The engine installed in Ruach is not the usual diesel engine fitted by Cornish Crabbers, but an RCA Dolphin, a novel two cylinder petrol engine that has no gearbox. To go astern, you have to stop the engine, pause, then physically start the engine in reverse. This is accomplished by having two complete ignition circuits, one for each cylinder plus a set of changeover solenoids. Each circuit is made up of a coil, a condenser and a set of points. In Ruach the points are totally inaccessible without removing the engine from the boat, so I really hoped that my diagnosis of coil or condenser was correct! The parts are similar to what used to be installed many old cars such as a Mini, Morris Minor, MG etc. So on the off chance I went to the local filling station to see if they could throw any light on finding a replacement part to prove my theory today rather than wait for tomorrows delivery to Portree and trip to recover said parts. On the way to the filling station, in total disbelief, I spied a car hire and parts shop so enquired within. 
Again accompanied by a whistling through the teeth I was told that there is no call for these parts anymore. However being a helpful guy he did tell me that up the road towards Plockton there was another garage whose proprietor used to run about in old cars like a Mk1 Jaguar a few years back. So off I now trotted (Time was getting late) to this further recommendation. When I arrived, panting from my uphill exertion, I was told by the receptionist that the guy I needed was unavailable at the moment but would be back soon. While I waited another employee saw me and asked what I wanted, I regaled the full storey to the accompaniment of more whistling through the teeth. “We had a store room full of those until last year” I was told. “We cleared them out and dumped the lot”, “No call for them anymore”. Things were looking grim. Then he said ”Let’s take a look out back”, which was actually out front, across the road in a small’ish walled enclosure where it looked like someone was carrying out some small time scrapping/salvage work.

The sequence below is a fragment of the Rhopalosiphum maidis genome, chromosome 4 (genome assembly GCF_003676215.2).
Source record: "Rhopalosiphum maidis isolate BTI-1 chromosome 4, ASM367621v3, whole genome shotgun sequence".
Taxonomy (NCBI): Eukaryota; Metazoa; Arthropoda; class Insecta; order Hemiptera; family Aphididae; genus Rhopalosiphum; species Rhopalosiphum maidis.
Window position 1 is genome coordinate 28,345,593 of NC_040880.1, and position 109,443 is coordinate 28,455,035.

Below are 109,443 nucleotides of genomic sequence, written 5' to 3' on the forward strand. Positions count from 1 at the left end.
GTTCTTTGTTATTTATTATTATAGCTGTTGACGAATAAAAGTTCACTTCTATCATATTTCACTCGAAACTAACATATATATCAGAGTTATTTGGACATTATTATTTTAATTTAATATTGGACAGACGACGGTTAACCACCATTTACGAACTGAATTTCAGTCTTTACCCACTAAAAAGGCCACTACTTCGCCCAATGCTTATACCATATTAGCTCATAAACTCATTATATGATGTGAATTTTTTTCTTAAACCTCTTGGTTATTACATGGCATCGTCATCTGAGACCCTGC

Amongst the old washing machines that were being stripped down was a few old cars. He looked under the bonnet of all the four cars, most had no engine, but in the third the engine was in place, but no coil. However there was a condenser. The guy needed to go back to the workshop to get a cross head screwdriver to remove it and while he was gone I took a look around and low and behold I spied a coil laying on the passenger seat of an ancient Austin 1300. Was it a good one or a faulty one that had been discarded?
As mine is a charity venture he let me have the recycled parts for free in the hope that they did some good.

Back at the boat I installed just the coil and……..
                                ……..success! 
We now had two cylinders purring away once again under the cockpit floor!

I still had to obtain the parts ordered from Portree and was not really looking forward to wasting yet another day doing the round trip. The irony was that the van with the parts would pass within 200 metres of where I was moored, but the driver could only deliver to the shop some thirty’odd miles away. But this is where things finally went in my favour. The following morning Julian from Skye Auto Spares rang at 9.30 when the the parts should have arrived to be told there had been a mix up and the parts were not in his early morning delivery. However the new courier COULD drop the parts off on his way through if I could flag him down at an agreed meeting place. This was done and just before noon I had the replacement parts and by mid-afternoon we were off with the tide sluicing us through Kyle Rea into the Sound of Sleat. Once again Ruach was travelling faster than her maximum speed at 10knots with a huge kick in the pants from the tide.

As a side note, as I walked back down the jetty at Kyle of Lochalsh clutching my batch of automotive spare parts I heard someone call “Dave!” which I thought at the time, that’s my name, but no one round here knows me. Only to realise that the skipper of one of the charter boats was no other than professional Yachtmaster Instructor Alison “Archie” Gemmel who I knew from her previous life in a financial institution. It was great to catch up with her again.

But back to the sailing, Penny, Ruach and Me sailed down the Sound of Sleat in winds changing from light to medium to non-existant and from broad reaching to close hauled as we cruised on towards Mallaig. We spied several porpoise in the sound, but all proved too elusive to the camera. We only had chance to spy into Loch Hourn and Loch Nevis as time was now short, but these looked spectacular with the mountainous peaks rising out of the sides of the Lochs. These delights will have to wait for another trip.